ack in the 1940s, the introduction of seatbelts in the first production cars was met with a largely negative response. The way many saw it, if a car was safe to begin with, why would one need a seatbelt?
Over time, common sense prevailed, obviously. And Volvo was a leader in introducing the technology; the Swedish automaker was the first to introduce the three-point safety belt, among other innovations.
Which brings us to a new program announced by Volvo, one that takes a step further an already existing plan. At present, new owners of Volvo vehicles benefit from free towing, for the duration of the vehicle’s manufacturer’s new-car warranty. The company has just announced, however, that it will offer the service to all Volvo owners, whatever their vehicle’s age.
Which means that if you’re driving around in an old 240 wagon with a gazillion kilometres on it, you’re now eligible! Same goes for the owner of an exceptional P1800.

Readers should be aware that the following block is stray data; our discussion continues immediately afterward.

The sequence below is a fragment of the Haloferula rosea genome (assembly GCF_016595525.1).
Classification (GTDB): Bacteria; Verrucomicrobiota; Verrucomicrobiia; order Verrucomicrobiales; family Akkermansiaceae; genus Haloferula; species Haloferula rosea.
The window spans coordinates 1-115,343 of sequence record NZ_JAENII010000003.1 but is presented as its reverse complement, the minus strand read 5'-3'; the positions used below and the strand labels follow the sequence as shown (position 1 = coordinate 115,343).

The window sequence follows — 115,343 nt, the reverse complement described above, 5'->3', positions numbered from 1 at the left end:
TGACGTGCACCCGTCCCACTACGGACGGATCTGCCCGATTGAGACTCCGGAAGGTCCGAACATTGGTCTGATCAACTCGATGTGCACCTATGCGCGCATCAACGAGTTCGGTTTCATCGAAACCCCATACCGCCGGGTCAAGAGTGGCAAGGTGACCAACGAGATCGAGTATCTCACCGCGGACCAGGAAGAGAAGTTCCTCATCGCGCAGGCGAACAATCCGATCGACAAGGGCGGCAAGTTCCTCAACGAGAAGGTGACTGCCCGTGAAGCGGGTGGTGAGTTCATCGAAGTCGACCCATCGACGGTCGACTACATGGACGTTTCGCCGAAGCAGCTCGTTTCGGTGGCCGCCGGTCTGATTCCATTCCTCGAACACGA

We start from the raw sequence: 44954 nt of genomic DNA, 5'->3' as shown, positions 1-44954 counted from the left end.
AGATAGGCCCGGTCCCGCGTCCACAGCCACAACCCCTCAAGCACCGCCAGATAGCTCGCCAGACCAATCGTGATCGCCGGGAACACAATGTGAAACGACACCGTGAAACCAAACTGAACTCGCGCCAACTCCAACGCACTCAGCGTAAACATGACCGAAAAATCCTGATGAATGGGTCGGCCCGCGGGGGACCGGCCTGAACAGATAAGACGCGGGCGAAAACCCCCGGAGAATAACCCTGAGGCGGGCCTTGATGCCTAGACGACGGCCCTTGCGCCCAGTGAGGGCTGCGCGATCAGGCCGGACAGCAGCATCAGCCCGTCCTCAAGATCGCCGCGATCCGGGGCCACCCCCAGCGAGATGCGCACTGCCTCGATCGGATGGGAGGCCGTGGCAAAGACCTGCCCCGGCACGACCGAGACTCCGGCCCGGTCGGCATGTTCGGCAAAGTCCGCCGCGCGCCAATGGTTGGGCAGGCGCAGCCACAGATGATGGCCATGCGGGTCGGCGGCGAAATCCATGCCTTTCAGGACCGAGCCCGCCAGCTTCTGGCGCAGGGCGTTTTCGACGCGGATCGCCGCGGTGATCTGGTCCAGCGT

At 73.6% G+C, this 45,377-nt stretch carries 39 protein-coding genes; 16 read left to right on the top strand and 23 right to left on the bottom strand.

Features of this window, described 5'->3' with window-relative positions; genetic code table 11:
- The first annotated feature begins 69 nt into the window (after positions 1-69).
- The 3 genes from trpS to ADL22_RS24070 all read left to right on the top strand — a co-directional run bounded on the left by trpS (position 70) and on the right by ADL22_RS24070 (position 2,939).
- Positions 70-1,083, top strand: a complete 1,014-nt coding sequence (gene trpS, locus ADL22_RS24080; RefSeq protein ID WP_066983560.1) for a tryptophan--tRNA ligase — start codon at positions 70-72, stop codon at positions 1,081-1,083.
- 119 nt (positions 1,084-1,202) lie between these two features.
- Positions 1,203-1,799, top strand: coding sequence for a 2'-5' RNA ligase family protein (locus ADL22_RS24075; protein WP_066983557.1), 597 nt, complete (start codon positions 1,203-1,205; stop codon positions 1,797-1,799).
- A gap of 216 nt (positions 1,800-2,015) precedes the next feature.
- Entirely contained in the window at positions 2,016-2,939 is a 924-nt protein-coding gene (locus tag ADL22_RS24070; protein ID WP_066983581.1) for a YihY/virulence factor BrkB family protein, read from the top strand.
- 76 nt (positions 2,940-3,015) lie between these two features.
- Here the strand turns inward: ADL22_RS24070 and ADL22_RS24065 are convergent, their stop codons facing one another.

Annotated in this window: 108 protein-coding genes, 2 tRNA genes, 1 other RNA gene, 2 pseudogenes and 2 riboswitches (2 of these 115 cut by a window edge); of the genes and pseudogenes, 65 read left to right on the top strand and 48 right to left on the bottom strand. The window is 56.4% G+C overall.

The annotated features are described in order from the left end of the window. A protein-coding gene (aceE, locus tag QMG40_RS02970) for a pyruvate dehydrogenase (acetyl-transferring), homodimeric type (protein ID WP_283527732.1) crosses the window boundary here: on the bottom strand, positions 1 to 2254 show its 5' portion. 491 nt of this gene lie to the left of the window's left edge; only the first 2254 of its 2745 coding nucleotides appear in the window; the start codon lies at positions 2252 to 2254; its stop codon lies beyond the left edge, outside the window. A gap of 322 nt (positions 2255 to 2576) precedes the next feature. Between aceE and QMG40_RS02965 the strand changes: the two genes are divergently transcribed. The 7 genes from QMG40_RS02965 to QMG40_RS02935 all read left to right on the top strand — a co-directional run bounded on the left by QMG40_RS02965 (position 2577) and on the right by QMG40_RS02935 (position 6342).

What’s more, you could be the 12th owner of your trusty old Volvo, it makes no difference to the company. Towing is included.
Not in Canada
The service as announced applies to Volvo vehicles in the U.S. only. We’ve contacted Volvo Canada regarding its applicability in our market, and the company has confirmed to us that there are no plans at present to extend the service across the border.
Not too surprisingly, there is a catch in regards to the new program, because it’s highly unlikely a company would offer such a service if it wasn’t beneficial to it, somewhere down the line. So it is that Volvo owners taking advantage of the free tow will see their car delivered to the nearest Volvo dealership participating in the program.
If you want your favourite Volvo expert carrying out repairs on your car, you can still do so – but you’ll have to pay to have it towed there.
Volvo says that this ensure vehicle owners will benefit expert service carried out by Volvo specialists. Which is undoubtedly true, but it could end up costing owners quite a bit more.
Be that as it may, the program certainly can be beneficial, especially if your Volvo breaks down far from home and if the problem can only be fixed by the dealership.
Back to that seatbelt example for a moment. It’s conceivable that consumers may conclude from this offer that Volvo vehicles are vulnerable to mechanical issues. On the other hand, it could also be interpreted as a sign of confidence by the company towards its products.
A question of perception, as they say.